President Donald Trump says the U.S. wants to keep economic sanctions in place to pressure North Korea to give up nuclear weapons, but isn’t ruling out a third summit with Kim Jong Un or taking steps to ease food or other shortages in the repressive nation.
“We want sanctions to remain in place,” Trump said Thursday at the White House during a meeting with South Korea President Moon Jae-in. “I think that sanctions right now are at a level that’s a fair level.”
Moon, for his part, has called for an easing of sanctions, including those holding back joint economic projects between North and South Korea. Trump said he would favor easing those sanctions at the right time but added: “This isn’t the right time.”
He said he was open to discussing smaller steps, such as helping to ease North Korea’s humanitarian problems, but that, in general, the U.S. wants sanctions to remain.
“There are various smaller deals that maybe could happen,” Trump said.
“You could work out step-by-step pieces, but at this moment, we’re talking about the big deal. The big deal is we have to get rid of the nuclear weapons.”
Negotiations on Pyongyang’s nuclear program appear to be stalled, and there is uncertainty over whether Kim is considering backing out of talks or restarting nuclear and missile tests. The Korean Central News Agency on Thursday said that at a party meeting on Wednesday, Kim stressed “self-reliance” in his country to “deal a telling blow to the hostile forces” that “go with bloodshot eyes miscalculating that sanctions can bring” North Korea “to its knees.”
Moon said it’s important to maintain the “momentum of dialogue” and express a positive outlook to the international community that a “third U.S.-North Korea summit” will be held.
“I’d like to express my high regard for how you have continued to express your trust towards Chairman Kim,” Moon said. “And also, you have made sure that North Korea does not deviate from the dialogue track.”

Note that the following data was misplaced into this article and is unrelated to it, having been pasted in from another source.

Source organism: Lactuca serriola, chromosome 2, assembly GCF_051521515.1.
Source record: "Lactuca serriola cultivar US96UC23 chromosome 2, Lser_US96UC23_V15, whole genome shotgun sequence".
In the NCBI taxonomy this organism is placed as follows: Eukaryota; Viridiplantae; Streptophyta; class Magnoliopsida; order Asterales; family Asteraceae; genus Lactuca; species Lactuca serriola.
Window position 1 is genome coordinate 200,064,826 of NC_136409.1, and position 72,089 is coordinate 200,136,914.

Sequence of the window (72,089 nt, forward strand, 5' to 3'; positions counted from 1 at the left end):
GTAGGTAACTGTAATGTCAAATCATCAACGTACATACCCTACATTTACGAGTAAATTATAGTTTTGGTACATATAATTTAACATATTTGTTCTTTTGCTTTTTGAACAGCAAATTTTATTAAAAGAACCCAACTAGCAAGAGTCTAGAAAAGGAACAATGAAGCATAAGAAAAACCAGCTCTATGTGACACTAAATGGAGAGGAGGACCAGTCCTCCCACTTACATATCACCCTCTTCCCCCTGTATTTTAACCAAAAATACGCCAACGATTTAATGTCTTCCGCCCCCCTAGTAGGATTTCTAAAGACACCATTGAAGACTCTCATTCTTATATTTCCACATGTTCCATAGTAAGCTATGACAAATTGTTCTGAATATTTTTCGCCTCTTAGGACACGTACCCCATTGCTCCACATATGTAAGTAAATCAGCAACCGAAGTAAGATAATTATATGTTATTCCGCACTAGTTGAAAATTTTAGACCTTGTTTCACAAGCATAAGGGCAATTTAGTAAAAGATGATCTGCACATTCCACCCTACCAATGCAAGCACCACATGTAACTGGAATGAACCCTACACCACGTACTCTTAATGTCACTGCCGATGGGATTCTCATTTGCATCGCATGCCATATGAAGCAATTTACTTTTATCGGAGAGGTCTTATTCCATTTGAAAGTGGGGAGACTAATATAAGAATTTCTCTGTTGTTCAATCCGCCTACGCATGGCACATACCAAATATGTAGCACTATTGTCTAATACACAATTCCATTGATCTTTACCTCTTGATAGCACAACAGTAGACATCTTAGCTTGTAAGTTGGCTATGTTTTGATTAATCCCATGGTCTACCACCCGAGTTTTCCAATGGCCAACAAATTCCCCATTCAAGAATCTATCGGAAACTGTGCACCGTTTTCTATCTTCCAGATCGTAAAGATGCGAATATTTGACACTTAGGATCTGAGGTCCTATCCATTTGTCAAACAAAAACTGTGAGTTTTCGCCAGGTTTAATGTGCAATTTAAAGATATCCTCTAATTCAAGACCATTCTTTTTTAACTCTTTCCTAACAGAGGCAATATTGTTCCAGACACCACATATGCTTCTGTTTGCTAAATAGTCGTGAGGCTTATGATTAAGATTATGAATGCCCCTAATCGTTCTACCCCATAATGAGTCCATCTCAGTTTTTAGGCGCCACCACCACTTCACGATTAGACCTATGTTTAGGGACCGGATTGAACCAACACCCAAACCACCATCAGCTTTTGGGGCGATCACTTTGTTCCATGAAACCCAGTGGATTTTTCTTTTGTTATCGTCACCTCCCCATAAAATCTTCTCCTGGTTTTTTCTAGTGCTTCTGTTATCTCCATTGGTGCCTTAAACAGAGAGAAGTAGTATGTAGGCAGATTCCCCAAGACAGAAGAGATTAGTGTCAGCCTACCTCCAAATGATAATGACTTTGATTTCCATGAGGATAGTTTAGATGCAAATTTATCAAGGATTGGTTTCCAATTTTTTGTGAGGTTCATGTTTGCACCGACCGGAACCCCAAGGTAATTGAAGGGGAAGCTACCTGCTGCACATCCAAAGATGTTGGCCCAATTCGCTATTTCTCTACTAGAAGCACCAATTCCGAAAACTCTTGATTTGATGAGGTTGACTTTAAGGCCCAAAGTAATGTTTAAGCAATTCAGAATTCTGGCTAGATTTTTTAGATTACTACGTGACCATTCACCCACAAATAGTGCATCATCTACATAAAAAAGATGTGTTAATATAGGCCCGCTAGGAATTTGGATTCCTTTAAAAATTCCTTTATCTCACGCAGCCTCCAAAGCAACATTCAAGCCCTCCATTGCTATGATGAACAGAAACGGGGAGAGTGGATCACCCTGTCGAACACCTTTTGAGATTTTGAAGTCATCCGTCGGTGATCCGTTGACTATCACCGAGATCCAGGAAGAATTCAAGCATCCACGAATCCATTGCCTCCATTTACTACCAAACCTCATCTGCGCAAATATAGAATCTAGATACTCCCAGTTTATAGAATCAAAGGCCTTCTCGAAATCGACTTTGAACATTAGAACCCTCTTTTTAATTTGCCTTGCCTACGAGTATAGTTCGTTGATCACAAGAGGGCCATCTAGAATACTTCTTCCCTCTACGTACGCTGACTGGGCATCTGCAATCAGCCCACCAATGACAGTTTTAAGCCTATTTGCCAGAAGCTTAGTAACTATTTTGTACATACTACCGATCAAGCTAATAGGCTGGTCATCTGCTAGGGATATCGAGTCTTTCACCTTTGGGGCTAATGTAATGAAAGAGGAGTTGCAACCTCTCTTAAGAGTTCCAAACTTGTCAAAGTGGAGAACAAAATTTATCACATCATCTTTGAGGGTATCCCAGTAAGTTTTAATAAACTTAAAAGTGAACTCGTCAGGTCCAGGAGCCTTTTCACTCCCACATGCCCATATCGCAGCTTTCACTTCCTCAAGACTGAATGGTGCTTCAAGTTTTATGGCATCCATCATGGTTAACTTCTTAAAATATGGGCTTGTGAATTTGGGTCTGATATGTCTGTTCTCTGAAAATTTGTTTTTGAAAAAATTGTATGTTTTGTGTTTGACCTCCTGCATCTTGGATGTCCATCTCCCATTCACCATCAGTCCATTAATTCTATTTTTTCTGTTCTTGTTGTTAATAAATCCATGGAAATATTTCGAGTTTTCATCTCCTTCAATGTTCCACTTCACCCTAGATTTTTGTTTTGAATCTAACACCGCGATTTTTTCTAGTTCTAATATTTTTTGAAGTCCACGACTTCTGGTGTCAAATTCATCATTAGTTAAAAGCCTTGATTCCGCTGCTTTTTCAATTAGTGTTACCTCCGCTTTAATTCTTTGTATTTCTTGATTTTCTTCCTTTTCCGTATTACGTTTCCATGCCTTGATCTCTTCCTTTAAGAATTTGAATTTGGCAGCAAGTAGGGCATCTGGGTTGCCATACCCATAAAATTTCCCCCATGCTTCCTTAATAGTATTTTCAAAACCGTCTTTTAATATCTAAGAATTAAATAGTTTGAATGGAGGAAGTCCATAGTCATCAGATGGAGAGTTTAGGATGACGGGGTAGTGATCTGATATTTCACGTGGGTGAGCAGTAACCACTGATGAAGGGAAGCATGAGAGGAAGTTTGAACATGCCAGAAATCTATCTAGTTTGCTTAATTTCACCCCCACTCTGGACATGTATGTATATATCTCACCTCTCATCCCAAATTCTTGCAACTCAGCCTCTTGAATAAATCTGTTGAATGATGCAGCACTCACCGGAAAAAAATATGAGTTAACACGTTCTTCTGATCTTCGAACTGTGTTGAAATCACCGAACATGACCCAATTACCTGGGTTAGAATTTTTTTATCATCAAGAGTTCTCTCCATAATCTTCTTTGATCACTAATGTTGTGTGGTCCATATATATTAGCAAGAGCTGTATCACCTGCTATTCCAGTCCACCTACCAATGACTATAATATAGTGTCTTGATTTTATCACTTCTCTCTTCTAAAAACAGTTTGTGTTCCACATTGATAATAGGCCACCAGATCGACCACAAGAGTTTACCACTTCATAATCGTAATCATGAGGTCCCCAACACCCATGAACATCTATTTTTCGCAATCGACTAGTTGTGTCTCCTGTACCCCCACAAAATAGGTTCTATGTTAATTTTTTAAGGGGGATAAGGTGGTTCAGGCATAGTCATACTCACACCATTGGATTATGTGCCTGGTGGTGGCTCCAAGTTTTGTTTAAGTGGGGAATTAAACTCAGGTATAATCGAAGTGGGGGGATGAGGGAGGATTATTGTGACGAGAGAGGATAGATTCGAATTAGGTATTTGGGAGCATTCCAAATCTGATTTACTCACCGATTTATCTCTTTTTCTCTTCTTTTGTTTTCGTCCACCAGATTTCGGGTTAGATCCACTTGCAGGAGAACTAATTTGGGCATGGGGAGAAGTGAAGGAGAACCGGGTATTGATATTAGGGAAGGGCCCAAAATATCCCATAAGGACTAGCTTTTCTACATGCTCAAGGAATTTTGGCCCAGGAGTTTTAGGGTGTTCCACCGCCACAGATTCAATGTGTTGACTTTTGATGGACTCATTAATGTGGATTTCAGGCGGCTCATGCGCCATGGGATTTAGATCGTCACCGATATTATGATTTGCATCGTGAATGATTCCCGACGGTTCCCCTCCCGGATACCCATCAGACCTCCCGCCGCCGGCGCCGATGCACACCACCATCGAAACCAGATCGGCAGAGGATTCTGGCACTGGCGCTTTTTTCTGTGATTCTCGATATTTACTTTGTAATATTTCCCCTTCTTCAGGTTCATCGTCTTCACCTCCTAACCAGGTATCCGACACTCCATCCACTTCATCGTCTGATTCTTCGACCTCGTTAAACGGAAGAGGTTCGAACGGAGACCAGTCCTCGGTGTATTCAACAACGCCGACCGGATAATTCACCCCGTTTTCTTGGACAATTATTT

The United States and North Korea have accused each other of causing the Hanoi summit’s breakdown. But they haven’t formally abandoned diplomacy. Moon, a liberal who facilitated U.S.-North Korea diplomacy last year, told Trump that he would push for an inter-Korean summit with Kim, according to Moon’s office. Moon met Kim three times last year.
At the White House, Moon did not publicly address the issue of sanctions. But several North Korea watchers, including Sue Mi Terry, a North Korean expert at the Center for Strategic and International Studies and a former Asia analyst at the CIA, said Moon is trying to persuade Trump to agree to ease some sanctions to keep the talks alive.
While Trump didn’t rule out a third summit with Kim following his earlier two meetings with him in Singapore and Hanoi, Victor Cha, a North Korea expert from the Bush administration, wasn’t as hopeful.
With Trump already campaigning for re-election, Cha said, “It’s hard for me to think Trump will risk a third summit.”
Trump walked away from making a deal with Kim at their meeting in late February. Trump said Kim was asking for sanctions relief without wanting to fully dismantle all his nuclear weapons programs. There is ongoing debate over whether harsh sanctions can pressure Kim to denuclearize or will keep him away from the negotiating table.
Secretary of State Mike Pompeo told members of the Senate Foreign Relations Committee on Wednesday that the administration was fully engaged in efforts to negotiate a resolution to the nuclear standoff.
“We are going to keep at it,” he said. But there have been no public accounts of any progress since the Hanoi summit.
Sen. Jeff Merkley, D-Ore., assessed the denuclearization talks as “stuck on first base.” Merkley said the North Koreans had continued developing their missile program and were finding ways to circumvent economic sanctions strangling its economy. He cited a U.N. panel of experts that warned on March 5 that there has been a “massive increase in illegal ship-to-ship transfers of petroleum products and coal” rendering the latest U.N. sanctions “ineffective.”
A senior administration official said Thursday that the U.S. and the international community had “clearly defined the scope” of North Korea’s weapons of mass destruction and ballistic missile programs, have a shared understanding of what final, fully verified denuclearization entails and what meaningful progress toward that goal looks like. The official, who spoke on condition of anonymity to discuss the sensitive negotiations, said the North Korean position, so far, has fallen short of that understanding.
North Korea’s Deputy Foreign Minister Choe Son Hui said last month that Kim would soon make clear his post-Hanoi position. She said her country might pull out of the nuclear negotiations with the United States, citing a lack of corresponding steps to some disarmament measures North Korea took last year. She also hinted that Kim was considering whether to continue the talks and his moratorium on nuclear and missile tests.